So far, infections have been found in all states except Georgia, Alaska, Delaware, Florida, Hawaii, New Hampshire, New Jersey, New York and North Dakota.
In interviews, people said they got their chicks and ducklings from agricultural stores, websites and hatcheries.
This is not the first time a salmonella outbreak has been linked to our feathered friends. In July 2018, the CDC discovered 212 salmonella cases in 44 states linked to backyard poultry.
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There are many ways people can be infected by fowl.
Poultry might have salmonella germs in their droppings, and on their feathers, feet and beaks, even when they appear healthy and clean, the CDC states on its website. The germs can get on cages, coops, feed and water dishes, hay, plants and soil. Germs also can get on the hands, shoes and clothes of people who handle or care for poultry.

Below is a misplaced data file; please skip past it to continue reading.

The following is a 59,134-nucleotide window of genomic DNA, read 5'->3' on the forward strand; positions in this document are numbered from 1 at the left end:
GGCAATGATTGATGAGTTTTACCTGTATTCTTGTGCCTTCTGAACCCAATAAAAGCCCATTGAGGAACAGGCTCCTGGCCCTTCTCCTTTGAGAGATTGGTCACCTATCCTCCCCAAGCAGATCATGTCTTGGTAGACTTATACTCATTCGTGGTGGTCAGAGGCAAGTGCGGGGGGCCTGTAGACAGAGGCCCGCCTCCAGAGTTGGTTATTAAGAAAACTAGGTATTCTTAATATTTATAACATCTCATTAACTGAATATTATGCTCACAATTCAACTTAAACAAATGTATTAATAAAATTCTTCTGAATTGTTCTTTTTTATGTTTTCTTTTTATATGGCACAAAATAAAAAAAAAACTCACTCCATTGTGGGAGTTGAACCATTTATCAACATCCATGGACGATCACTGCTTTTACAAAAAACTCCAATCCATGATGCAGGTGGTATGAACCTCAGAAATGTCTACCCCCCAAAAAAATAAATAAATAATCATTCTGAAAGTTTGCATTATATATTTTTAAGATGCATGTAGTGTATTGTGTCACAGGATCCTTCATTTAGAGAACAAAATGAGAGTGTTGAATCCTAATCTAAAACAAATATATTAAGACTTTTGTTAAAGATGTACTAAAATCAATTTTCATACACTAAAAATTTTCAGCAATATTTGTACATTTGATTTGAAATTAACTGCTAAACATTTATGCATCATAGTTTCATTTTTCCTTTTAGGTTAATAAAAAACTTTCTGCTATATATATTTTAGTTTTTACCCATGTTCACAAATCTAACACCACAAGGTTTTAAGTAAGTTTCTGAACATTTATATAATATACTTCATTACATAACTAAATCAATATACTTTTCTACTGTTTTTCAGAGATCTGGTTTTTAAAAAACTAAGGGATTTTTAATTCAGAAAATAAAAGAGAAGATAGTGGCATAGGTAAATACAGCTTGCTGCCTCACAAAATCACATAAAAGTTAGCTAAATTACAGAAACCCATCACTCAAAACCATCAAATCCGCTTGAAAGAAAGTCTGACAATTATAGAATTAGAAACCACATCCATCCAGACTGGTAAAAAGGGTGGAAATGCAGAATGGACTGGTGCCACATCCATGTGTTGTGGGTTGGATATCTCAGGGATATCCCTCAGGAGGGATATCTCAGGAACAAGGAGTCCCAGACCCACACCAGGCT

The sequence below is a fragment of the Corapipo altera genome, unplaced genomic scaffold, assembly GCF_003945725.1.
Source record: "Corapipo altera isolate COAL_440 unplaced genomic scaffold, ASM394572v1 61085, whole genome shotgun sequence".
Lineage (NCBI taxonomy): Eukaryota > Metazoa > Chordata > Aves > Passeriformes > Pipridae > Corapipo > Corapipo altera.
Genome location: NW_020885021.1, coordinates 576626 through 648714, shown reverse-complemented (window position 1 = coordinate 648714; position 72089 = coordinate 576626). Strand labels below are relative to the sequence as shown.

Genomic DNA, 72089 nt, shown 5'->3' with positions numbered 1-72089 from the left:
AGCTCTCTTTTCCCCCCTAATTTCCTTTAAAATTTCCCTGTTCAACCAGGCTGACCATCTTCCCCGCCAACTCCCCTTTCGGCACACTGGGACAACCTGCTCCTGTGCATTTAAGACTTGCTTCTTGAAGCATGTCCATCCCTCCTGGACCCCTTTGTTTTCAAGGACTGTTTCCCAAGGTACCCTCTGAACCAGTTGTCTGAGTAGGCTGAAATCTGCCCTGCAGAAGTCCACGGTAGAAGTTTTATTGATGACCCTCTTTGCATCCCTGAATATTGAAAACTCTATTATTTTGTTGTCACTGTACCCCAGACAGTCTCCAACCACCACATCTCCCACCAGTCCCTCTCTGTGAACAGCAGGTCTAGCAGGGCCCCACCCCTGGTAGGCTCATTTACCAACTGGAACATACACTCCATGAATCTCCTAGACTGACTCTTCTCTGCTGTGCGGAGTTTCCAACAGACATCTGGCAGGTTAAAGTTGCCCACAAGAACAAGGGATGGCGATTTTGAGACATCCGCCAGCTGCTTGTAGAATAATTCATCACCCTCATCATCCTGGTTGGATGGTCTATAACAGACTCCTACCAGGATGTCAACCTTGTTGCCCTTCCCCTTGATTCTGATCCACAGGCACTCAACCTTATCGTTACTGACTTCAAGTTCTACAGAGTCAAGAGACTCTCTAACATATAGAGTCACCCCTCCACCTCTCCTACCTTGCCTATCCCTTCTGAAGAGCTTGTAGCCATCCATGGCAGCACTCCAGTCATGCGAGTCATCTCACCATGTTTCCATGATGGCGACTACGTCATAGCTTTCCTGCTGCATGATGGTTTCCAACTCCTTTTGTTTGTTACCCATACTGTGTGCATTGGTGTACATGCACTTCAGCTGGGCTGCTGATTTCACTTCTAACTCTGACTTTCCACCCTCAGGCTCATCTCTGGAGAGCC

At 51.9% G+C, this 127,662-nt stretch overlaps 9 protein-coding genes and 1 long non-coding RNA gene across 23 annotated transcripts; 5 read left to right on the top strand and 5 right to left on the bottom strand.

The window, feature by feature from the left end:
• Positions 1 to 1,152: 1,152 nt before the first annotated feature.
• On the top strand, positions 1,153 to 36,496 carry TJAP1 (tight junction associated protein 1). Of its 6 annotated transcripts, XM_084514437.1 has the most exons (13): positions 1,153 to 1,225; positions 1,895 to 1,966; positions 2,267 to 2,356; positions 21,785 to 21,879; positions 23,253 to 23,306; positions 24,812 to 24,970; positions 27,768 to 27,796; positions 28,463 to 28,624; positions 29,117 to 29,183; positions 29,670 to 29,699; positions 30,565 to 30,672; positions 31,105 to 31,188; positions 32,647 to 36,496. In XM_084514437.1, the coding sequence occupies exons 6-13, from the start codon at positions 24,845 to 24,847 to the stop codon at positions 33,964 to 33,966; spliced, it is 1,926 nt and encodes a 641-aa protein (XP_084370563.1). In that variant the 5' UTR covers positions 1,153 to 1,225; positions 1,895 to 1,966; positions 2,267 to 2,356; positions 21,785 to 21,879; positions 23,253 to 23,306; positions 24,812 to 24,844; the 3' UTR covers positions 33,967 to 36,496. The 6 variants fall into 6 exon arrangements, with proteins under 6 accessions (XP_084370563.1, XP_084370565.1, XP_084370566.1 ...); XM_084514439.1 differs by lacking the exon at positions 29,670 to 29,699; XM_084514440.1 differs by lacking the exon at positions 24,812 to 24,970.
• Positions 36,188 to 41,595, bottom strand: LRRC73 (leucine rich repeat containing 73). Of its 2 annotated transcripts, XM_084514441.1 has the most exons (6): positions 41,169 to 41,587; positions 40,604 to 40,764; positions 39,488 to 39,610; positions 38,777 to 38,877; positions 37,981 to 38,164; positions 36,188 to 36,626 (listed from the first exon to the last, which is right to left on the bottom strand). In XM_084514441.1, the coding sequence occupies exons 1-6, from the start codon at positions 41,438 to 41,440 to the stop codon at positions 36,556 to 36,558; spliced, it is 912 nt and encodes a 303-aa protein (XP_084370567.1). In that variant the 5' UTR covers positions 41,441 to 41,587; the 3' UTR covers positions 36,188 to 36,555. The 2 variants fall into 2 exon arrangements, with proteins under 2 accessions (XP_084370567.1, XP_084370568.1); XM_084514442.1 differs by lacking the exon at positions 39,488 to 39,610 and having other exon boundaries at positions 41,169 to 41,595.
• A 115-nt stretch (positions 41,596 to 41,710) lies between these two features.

Infection can be prevented, however. The CDC recommends the following safety tips:
- Always wash your hands with soap and water right after touching backyard poultry or anything in the area where they live and roam. Adults should supervise hand-washing by young children. Use hand sanitizer if soap and water are not readily available.
- Don't let backyard poultry inside the house, especially in areas where food or drink is prepared, served or stored.
- Set aside a pair of shoes to wear while taking care of poultry and keep those shoes outside of the house.
- Children younger than 5, adults over 65 and people with weakened immune systems shouldn't handle or touch chicks, ducklings or other poultry.
- Don't eat or drink where poultry live or roam.
- Don't kiss backyard poultry or snuggle them and then touch your face or mouth.
- Stay outdoors when cleaning any equipment or materials used to raise or care for poultry, such as cages, or feed or water containers.
- For a complete list of recommendations, visit the CDC's website.